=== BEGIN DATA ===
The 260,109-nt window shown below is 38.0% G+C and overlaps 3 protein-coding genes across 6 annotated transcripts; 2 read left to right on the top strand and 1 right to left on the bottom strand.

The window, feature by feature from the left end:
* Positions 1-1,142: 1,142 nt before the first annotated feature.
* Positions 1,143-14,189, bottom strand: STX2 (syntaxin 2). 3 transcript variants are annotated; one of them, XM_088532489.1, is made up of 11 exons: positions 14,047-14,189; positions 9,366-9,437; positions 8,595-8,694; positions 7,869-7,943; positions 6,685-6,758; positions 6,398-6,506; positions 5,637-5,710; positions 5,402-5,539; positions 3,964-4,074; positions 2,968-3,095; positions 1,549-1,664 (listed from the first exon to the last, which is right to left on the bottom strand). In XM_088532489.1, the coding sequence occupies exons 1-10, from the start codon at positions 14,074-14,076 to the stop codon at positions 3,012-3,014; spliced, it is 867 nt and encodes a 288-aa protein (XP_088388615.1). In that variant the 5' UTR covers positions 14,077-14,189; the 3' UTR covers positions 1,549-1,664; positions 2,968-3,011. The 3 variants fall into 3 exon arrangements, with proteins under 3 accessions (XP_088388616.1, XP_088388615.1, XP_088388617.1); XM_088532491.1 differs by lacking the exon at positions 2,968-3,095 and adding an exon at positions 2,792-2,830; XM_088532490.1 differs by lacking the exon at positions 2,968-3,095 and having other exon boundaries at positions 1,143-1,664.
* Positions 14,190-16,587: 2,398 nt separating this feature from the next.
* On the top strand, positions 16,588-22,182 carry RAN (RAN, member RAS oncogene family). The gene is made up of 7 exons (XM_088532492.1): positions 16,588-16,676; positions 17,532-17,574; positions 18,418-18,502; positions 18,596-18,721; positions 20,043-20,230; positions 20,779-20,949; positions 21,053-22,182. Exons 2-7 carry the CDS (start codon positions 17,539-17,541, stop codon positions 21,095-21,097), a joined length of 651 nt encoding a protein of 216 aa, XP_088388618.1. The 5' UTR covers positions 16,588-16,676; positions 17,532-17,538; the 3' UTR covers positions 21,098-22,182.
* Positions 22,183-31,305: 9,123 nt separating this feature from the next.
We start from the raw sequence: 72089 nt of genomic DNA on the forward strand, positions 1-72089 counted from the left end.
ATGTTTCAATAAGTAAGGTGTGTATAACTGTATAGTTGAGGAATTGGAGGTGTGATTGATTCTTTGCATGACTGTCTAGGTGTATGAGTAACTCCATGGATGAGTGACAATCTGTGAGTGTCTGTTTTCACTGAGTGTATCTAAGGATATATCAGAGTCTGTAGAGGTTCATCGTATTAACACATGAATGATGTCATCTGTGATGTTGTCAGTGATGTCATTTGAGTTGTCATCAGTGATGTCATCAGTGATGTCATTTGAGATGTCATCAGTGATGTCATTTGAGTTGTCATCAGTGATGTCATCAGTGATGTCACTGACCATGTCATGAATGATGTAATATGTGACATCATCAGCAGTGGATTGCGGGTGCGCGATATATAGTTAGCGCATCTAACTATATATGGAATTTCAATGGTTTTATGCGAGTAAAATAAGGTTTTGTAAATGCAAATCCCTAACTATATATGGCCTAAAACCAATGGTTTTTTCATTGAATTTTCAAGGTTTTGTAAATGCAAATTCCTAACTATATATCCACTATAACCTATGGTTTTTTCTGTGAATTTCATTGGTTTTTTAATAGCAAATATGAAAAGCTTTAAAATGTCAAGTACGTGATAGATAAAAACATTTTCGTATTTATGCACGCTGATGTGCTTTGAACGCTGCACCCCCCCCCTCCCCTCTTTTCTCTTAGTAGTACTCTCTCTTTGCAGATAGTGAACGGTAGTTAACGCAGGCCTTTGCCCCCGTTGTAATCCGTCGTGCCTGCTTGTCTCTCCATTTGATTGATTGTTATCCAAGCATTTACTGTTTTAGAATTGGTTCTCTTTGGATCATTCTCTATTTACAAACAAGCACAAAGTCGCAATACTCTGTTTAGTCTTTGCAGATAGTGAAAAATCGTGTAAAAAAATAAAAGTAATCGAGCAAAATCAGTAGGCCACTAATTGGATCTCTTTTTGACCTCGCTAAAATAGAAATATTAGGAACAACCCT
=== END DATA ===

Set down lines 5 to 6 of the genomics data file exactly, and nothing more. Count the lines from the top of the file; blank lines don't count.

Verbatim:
* Positions 14,190-16,587: 2,398 nt separating this feature from the next.
* On the top strand, positions 16,588-22,182 carry RAN (RAN, member RAS oncogene family). The gene is made up of 7 exons (XM_088532492.1): positions 16,588-16,676; positions 17,532-17,574; positions 18,418-18,502; positions 18,596-18,721; positions 20,043-20,230; positions 20,779-20,949; positions 21,053-22,182. Exons 2-7 carry the CDS (start codon positions 17,539-17,541, stop codon positions 21,095-21,097), a joined length of 651 nt encoding a protein of 216 aa, XP_088388618.1. The 5' UTR covers positions 16,588-16,676; positions 17,532-17,538; the 3' UTR covers positions 21,098-22,182.